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DoD Updates Hearing Test Policy to Reduce Service-Connected Hearing Loss

Most who join the United States military are subject to annual fitness testing to ensure troops meet basic physical standards. The Department of Defense has developed a new hearing test program featuring scheduled “fit testing” to maintain readiness; this one doesn’t require push ups or running.

It’s an audio test to detect hearing loss.

The U.S. military faces occupational hazards where high noise is concerned, as we’ll explore below. One encouraging sign, based on a paper released in 2021, is that military hearing loss is “stable,” meaning the average number of those suffering from it is not increasing year to year.

But those numbers aren’t decreasing, either. That’s a concern for some, including Army audiologists who note that hearing loss and hearing damage are in the top three disability claims at the Department of Veterans Affairs. That explains why audio fit testing is of interest to military medical experts.

The DoD Hearing Fit Test

Military members at elevated risk for occupational hearing damage may be enrolled in a “hearing conservation program” to monitor hearing damage.

This program is mandatory for “DOD personnel exposed to continuous and intermittent noise at or above 85 decibels as measured in this 8-hour average or impulse noise sound pressure levels of 140 decibels or greater for at least one day per year…”

That’s according to DoD.gov, which adds, “Testing happens before initial duty in hazardous noise areas or as soon as possible after employment begins.”

How does the fit test program work? Those in the conservation program are referred for a “hearing proctor fit test” at a military clinic or hospital.

Each service member in the program is rated with a “personal attenuation level,” which is meant to provide an objective measurement of the servicemember’s hearing. If hearing damage is evident, the service member may be referred for additional care, hearing protection, or other measures.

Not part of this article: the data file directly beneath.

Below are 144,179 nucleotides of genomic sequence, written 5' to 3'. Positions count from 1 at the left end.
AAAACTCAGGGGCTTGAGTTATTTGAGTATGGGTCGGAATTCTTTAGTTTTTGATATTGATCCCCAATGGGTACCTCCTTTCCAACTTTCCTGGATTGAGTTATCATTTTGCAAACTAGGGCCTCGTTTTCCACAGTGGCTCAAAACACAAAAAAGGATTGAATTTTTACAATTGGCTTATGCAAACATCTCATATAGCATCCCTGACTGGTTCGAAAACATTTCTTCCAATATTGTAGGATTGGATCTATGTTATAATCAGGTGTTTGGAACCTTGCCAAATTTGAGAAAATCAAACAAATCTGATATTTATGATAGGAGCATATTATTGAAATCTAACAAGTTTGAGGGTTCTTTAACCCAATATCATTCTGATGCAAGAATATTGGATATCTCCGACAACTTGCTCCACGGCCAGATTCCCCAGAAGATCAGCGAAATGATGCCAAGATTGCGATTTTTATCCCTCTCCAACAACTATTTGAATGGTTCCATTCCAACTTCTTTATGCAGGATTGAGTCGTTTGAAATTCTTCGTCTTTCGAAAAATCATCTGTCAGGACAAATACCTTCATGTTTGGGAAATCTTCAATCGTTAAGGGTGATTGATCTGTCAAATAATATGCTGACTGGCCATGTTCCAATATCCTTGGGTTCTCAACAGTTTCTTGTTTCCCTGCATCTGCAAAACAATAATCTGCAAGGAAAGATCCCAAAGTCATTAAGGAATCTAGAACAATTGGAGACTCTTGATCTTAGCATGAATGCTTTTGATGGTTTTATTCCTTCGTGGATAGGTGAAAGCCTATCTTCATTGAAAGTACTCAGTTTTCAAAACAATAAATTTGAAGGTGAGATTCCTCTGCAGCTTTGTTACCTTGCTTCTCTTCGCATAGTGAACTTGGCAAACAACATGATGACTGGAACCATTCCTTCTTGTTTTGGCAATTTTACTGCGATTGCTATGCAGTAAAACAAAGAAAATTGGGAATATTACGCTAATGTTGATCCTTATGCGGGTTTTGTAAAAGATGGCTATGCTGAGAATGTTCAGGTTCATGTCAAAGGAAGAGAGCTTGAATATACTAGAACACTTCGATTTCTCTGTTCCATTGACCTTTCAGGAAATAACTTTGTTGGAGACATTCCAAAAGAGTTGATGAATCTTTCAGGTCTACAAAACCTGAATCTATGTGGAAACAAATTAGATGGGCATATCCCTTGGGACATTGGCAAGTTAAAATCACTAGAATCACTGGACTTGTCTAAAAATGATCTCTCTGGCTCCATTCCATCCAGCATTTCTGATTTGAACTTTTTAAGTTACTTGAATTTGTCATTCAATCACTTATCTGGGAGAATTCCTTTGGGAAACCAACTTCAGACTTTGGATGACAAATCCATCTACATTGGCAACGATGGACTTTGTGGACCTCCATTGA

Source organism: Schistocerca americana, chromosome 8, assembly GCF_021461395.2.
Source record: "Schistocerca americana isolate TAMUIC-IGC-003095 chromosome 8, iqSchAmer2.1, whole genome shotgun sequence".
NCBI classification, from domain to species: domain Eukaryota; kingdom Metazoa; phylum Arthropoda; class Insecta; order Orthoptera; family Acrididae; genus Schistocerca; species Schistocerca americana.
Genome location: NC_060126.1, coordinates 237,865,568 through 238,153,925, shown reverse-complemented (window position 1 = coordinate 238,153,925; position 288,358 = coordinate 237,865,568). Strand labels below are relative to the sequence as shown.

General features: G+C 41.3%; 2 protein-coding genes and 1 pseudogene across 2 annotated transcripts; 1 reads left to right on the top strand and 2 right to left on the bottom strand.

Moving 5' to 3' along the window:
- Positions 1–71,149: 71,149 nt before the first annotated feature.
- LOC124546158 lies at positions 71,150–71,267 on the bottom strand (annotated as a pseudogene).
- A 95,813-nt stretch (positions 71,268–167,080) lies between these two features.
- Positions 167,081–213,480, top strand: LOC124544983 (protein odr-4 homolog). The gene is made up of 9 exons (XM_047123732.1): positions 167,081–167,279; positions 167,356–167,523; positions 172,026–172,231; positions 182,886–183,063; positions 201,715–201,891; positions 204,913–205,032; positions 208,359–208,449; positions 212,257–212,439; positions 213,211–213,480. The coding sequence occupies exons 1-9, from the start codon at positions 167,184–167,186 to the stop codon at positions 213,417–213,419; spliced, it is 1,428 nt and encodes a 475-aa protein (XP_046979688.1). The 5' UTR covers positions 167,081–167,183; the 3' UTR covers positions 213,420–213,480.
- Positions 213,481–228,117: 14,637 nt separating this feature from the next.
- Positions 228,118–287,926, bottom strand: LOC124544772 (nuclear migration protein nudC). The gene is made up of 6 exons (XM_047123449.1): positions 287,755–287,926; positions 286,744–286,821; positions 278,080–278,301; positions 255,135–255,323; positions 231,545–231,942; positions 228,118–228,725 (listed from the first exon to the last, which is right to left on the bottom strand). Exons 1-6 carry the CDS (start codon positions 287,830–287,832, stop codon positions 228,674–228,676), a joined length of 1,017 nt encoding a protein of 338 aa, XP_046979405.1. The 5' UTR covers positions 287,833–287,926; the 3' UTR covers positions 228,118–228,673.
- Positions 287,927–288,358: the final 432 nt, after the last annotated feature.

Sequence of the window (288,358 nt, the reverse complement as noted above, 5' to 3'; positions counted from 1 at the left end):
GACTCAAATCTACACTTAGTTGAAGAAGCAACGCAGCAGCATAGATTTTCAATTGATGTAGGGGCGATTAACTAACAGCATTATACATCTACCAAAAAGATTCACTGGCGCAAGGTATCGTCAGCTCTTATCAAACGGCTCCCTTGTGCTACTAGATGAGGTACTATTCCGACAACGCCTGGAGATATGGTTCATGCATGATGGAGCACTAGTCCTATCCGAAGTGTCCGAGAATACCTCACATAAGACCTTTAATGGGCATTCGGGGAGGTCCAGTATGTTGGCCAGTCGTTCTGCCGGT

Service-Connected Audio Hazards

OSHA.gov, the official site of the Occupational Safety and Health Administration, notes, “Exposure to high levels of noise can cause permanent hearing loss. Neither surgery nor a hearing aid can help correct this type of hearing loss.”

There is plenty of motivation to regularly screen active duty and reserve troops for hearing damage. Military service requires many to work on active runways with jet engines roaring constantly, on firing ranges, and in areas with high decibel level machine noise.

Those are only a few examples of the large-scale noise hazards many troops must contend with while serving.

Prolonged exposure to loud sounds isn’t the only culprit for military hearing loss-related problems. According to OSHA, “Short term exposure to loud noise can also cause a temporary change in hearing (your ears may feel stuffed up) or a ringing in your ears (tinnitus). These short-term problems may go away within a few minutes or hours after leaving the noise.”

Repeated short-term exposure to loud noise can lead to permanent tinnitus, hearing loss, or other complications.

Related: Disabled Veteran Benefit Guide

Why is a DoD Hearing Test Needed?

Under the old system, DoD hearing protection equipment and policies were made “to ensure roughly 95% of all individuals who use a device without fit-test verification can obtain enough noise reduction to prevent them from exceeding their maximum allowable daily noise exposure,” according to the Defense Department.

But not all users get the hearing protection they need under that old metric. And some may actually have “more protection than needed, which can make it difficult to maintain awareness of voices, alarms and other important sounds in the environment.”

The fit testing regimen is designed to better understand how hearing protection works for individual soldiers, sailors, airmen, Guardians, Coast Guard members, or Marines.

This, the DoD explains, is preferable to “forcing us to rely on selecting a protector with much more noise reduction than is needed to obtain a wide margin of safety to protect listeners who have a relatively poor fit” with hearing protective equipment.

The DoD scheduled the new guidelines to become effective in December of 2023.


About the author


Editor-in-Chief Joe Wallace is a 13-year veteran of the United States Air Force and a former reporter/editor for Air Force Television News and the Pentagon Channel. His freelance work includes contract work for Motorola, VALoans.com, and Credit Karma. He is co-founder of Dim Art House in Springfield, Illinois, and spends his non-writing time as an abstract painter, independent publisher, and occasional filmmaker.